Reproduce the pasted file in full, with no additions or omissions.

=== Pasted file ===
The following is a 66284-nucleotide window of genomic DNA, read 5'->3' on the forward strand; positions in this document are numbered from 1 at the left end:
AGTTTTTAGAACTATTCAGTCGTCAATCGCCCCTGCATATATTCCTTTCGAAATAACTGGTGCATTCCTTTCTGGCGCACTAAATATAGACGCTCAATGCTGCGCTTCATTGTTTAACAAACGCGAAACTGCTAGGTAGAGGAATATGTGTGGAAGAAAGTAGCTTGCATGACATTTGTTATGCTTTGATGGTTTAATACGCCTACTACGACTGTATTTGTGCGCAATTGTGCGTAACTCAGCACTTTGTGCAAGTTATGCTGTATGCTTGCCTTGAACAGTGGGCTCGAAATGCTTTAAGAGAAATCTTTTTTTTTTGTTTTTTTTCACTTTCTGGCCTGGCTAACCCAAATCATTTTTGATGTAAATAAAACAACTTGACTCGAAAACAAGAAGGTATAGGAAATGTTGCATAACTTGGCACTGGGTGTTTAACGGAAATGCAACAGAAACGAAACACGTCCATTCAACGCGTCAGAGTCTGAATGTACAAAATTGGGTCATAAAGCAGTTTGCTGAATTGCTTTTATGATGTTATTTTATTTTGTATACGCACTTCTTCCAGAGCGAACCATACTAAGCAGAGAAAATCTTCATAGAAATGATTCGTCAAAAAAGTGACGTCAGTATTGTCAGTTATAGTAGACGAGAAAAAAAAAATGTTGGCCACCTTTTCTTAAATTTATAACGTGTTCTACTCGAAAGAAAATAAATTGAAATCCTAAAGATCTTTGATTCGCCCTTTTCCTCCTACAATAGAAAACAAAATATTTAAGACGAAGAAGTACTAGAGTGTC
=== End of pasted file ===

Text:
The following is a 66284-nucleotide window of genomic DNA, read 5'->3' on the forward strand; positions in this document are numbered from 1 at the left end:
AGTTTTTAGAACTATTCAGTCGTCAATCGCCCCTGCATATATTCCTTTCGAAATAACTGGTGCATTCCTTTCTGGCGCACTAAATATAGACGCTCAATGCTGCGCTTCATTGTTTAACAAACGCGAAACTGCTAGGTAGAGGAATATGTGTGGAAGAAAGTAGCTTGCATGACATTTGTTATGCTTTGATGGTTTAATACGCCTACTACGACTGTATTTGTGCGCAATTGTGCGTAACTCAGCACTTTGTGCAAGTTATGCTGTATGCTTGCCTTGAACAGTGGGCTCGAAATGCTTTAAGAGAAATCTTTTTTTTTTGTTTTTTTTCACTTTCTGGCCTGGCTAACCCAAATCATTTTTGATGTAAATAAAACAACTTGACTCGAAAACAAGAAGGTATAGGAAATGTTGCATAACTTGGCACTGGGTGTTTAACGGAAATGCAACAGAAACGAAACACGTCCATTCAACGCGTCAGAGTCTGAATGTACAAAATTGGGTCATAAAGCAGTTTGCTGAATTGCTTTTATGATGTTATTTTATTTTGTATACGCACTTCTTCCAGAGCGAACCATACTAAGCAGAGAAAATCTTCATAGAAATGATTCGTCAAAAAAGTGACGTCAGTATTGTCAGTTATAGTAGACGAGAAAAAAAAAATGTTGGCCACCTTTTCTTAAATTTATAACGTGTTCTACTCGAAAGAAAATAAATTGAAATCCTAAAGATCTTTGATTCGCCCTTTTCCTCCTACAATAGAAAACAAAATATTTAAGACGAAGAAGTACTAGAGTGTC